Staff writer

HIROSHIMA — Ichiro Yuasa’s daughter did not attend her high school’s graduation ceremony this March because she did not want to sing “Kimigayo.”

Unlike graduation ceremonies in the previous six years, the principal of her school had decided to raise the Hinomaru flag and have “Kimigayo” sung at this year’s ceremony, following an order from the Hiroshima Prefectural Board of Education.

The board’s order — conveyed in writing in December and verbally in February — called on public high schools to ensure that the de facto flag and anthem be honored at their graduation and entrance ceremonies. Principals could face disciplinary action if they disobey such an instruction.

“The principal seemed to be in agony because he had to obey the order, about which he himself had doubts,” Yuasa said.

The principal was not alone in agonizing over the education board’s instruction.

On Feb. 28, the day before his school’s graduation ceremony, Toshihiro Ishikawa, principal of Sera High School in Sera, Hiroshima Prefecture, hanged himself, apparently torn between the education board’s order and fierce opposition from teachers.

The tragedy spurred legislation to make the Hinomaru the nation’s flag and “Kimigayo” the anthem. Monday’s passage of the bill, however, is unlikely in reality to help resolve problems faced by principals and teachers, especially in Hiroshima.

The city’s experience with the atomic bomb during the war brought it to develop a different set of educational principles particularly focused on peace and human rights.

“Forcing the students would violate the constitutional guarantee of freedom of thought and conscience,” said Yuasa, 49, a public servant.

“What meaning is there when a school raises the Hinomaru and has ‘Kimigayo’ sung at its ceremonies simply for the sake of formality?” he asked.

As it turned out, he said, only a few students along with the principal, vice principal and some senior guests sang “Kimigayo” at the graduation ceremony of his daughter’s school, while most students just stood in silence.

Accustomed to ceremonies without “Kimigayo,” many students were not ready to accept their school’s sudden policy change, or more accurately, an about-face by the prefectural education board.

In a statement in February 1992, the board had said the lyrics of “Kimigayo” may run counter to the ideals of the postwar Constitution, which stipulates that sovereignty rests with the people. It also said the Hinomaru’s association with the war and prewar Imperial system should be taught at school.

The statement was meant to avoid “confusion” at schools caused by the Education Ministry’s guidance in March 1989 mandating that elementary, junior high and high schools nationwide hoist the Hinomaru and have “Kimigayo” sung at entrance and graduation ceremonies.

Thus, for six years since 1992, public schools in the prefecture had settled on their own way of handling the issue at school ceremonies; setting a flag on a tripod but not singing the anthem. Today, however, school principals and teachers in Hiroshima are coming under strong pressure from conservative forces, as seen in the recent turnaround in the prefectural education board’s policy.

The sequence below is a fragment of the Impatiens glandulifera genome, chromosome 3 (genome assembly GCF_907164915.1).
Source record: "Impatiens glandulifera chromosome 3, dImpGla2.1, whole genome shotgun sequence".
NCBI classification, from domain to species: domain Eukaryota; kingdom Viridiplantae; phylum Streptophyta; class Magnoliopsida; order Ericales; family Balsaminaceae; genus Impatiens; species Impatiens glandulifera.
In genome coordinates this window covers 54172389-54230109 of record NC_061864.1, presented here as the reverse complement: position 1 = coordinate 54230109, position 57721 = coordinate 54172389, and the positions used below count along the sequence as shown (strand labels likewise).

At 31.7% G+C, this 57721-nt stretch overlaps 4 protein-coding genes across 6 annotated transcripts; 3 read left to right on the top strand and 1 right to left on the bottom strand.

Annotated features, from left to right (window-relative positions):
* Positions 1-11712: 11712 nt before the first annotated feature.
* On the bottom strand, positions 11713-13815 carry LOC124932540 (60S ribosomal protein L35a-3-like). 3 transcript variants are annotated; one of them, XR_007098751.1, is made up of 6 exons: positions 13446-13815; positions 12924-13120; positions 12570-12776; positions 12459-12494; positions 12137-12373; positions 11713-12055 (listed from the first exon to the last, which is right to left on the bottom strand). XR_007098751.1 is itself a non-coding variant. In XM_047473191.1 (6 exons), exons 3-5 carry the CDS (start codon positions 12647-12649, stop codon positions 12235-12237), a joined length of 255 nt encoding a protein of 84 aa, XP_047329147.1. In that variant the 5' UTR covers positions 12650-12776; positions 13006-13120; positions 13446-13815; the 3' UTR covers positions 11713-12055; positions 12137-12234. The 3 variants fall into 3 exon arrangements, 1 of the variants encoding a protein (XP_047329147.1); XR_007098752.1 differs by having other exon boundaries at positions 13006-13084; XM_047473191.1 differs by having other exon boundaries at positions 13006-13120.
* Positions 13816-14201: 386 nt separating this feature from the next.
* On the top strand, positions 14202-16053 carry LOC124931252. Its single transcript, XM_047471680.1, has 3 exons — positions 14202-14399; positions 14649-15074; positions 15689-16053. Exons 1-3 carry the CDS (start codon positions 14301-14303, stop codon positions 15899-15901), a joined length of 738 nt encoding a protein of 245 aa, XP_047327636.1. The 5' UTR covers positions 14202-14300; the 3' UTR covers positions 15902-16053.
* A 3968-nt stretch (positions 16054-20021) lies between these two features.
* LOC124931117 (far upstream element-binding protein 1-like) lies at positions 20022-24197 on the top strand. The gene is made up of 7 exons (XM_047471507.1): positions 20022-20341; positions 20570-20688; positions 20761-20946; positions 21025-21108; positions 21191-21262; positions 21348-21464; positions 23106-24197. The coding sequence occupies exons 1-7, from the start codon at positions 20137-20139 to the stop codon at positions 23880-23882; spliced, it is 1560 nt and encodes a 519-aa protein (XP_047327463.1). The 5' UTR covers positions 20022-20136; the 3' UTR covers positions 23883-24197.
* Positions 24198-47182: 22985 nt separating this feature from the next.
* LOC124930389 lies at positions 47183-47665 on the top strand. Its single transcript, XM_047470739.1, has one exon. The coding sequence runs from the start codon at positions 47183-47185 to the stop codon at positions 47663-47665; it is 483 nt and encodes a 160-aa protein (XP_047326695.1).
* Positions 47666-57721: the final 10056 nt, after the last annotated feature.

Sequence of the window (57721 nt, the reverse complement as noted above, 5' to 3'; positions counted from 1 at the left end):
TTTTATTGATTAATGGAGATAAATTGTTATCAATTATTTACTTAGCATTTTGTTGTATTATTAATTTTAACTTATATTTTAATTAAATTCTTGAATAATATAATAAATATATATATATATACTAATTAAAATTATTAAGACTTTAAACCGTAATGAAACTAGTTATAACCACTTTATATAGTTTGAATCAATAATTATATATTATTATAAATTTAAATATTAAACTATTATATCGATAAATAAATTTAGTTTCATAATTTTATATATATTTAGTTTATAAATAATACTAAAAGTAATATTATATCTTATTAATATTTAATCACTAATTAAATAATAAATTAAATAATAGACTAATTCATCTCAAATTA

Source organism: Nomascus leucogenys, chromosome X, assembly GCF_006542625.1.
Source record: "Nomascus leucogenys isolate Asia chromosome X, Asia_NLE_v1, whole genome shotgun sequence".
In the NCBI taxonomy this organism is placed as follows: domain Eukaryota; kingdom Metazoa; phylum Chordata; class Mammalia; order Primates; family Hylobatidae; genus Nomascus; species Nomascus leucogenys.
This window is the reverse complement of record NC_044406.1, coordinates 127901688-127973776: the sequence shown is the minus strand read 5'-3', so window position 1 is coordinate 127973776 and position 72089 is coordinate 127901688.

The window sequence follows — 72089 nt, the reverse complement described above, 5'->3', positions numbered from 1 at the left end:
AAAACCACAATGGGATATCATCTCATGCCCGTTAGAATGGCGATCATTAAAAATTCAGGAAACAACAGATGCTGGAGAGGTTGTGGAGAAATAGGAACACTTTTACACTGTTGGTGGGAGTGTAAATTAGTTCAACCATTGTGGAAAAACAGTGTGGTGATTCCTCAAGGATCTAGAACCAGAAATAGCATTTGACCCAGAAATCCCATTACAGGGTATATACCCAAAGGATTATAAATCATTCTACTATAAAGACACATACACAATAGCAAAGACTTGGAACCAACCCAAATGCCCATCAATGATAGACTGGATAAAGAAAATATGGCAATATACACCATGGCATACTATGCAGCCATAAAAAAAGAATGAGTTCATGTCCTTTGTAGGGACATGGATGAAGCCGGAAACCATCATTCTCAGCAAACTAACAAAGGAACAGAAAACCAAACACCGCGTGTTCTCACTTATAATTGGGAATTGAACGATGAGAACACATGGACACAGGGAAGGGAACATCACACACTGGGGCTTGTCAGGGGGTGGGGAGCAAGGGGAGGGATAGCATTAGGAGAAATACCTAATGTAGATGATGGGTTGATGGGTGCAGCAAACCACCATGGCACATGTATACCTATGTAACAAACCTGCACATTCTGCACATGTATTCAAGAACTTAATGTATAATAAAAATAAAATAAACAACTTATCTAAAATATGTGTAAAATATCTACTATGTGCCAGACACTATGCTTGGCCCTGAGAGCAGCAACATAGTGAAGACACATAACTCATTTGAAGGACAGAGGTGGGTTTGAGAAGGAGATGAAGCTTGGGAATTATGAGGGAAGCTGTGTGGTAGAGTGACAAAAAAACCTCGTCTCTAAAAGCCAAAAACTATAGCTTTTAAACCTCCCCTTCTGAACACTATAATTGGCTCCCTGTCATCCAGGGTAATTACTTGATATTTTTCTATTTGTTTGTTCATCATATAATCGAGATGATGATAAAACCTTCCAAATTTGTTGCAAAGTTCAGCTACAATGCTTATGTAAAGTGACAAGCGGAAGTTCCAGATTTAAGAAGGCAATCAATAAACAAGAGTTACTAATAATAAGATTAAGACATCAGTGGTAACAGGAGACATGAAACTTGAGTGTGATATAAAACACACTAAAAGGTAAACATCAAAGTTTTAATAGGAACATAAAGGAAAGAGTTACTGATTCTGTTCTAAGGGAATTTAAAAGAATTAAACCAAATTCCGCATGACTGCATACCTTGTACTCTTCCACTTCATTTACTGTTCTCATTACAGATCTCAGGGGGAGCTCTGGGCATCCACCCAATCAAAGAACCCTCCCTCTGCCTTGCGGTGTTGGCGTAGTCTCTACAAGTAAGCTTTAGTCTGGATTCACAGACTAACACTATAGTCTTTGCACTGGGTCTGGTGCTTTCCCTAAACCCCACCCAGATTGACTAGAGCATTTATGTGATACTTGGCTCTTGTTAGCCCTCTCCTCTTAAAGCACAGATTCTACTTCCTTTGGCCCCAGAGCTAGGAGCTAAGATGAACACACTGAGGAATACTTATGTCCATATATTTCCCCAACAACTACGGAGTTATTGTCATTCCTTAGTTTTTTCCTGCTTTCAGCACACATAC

In October 1997, Ryozo Ishibashi, a prefectural assembly member of the Liberal Democratic Party, asked the LDP headquarter’s education committee to look into “the problems” in Hiroshima.

He said education in Hiroshima Prefecture has been biased against the Emperor, flag and anthem under the strong influence of the teachers’ union and the Buraku Liberation League, a nationwide citizens’ group for descendants of a former outcast class calling for an end to discrimination.

Subsequently, the Education Ministry investigated Hiroshima and issued orders to the prefectural board of education, telling it, among other things, to ensure that the flag and anthem be respected at ceremonies.

Ishibashi acknowledges that the legal adoption of the flag and anthem would do little to change such a situation, although it “enables us to win the argument” with those rejecting the Hinomaru and “Kimigayo.”

Indeed, a 46-year-old elementary school teacher, who declined to be named, said the legislation would simply cause further annoyance to principals because education in Hiroshima is deeply rooted in antidiscrimination principles that run counter to the lyrics of “Kimigayo.”

“Hiroshima has its own ways of conducting education,” she said.

Meanwhile, Yuasa, who has been involved in protests over a U.S. military base in Kure, Hiroshima Prefecture, sees enactment of the flag and anthem law as an attempt by the government and the LDP to unite the Japanese people in the event of “emergencies” referred to in revised Japan-U.S. defense cooperation guidelines.

Likewise, a number of citizens’ groups and individuals have been voicing concerns over what they see as Japan’s inclination toward nationalism.

But Mitsuo Okamoto, a law professor at Hiroshima Shudo University, specializing in peace studies and head of a citizens’ organization that opposes obliging individuals to honor the Hinomaru and “Kimigayo,” remains optimistic about Japan’s democracy.

His organization, formed in February by 15 various citizens’ groups in the prefecture, collected about 70,000 signatures nationwide, but mostly in Hiroshima, calling for the resignation of the chief of the prefectural education board following the suicide of the Sera High School principal.

He said that unlike in the prewar period, it is no longer possible to unite the Japanese people into one now that the society allows individuals to have different values.

“I have trust in our people. I believe that democracy in Japan is not that weak.”

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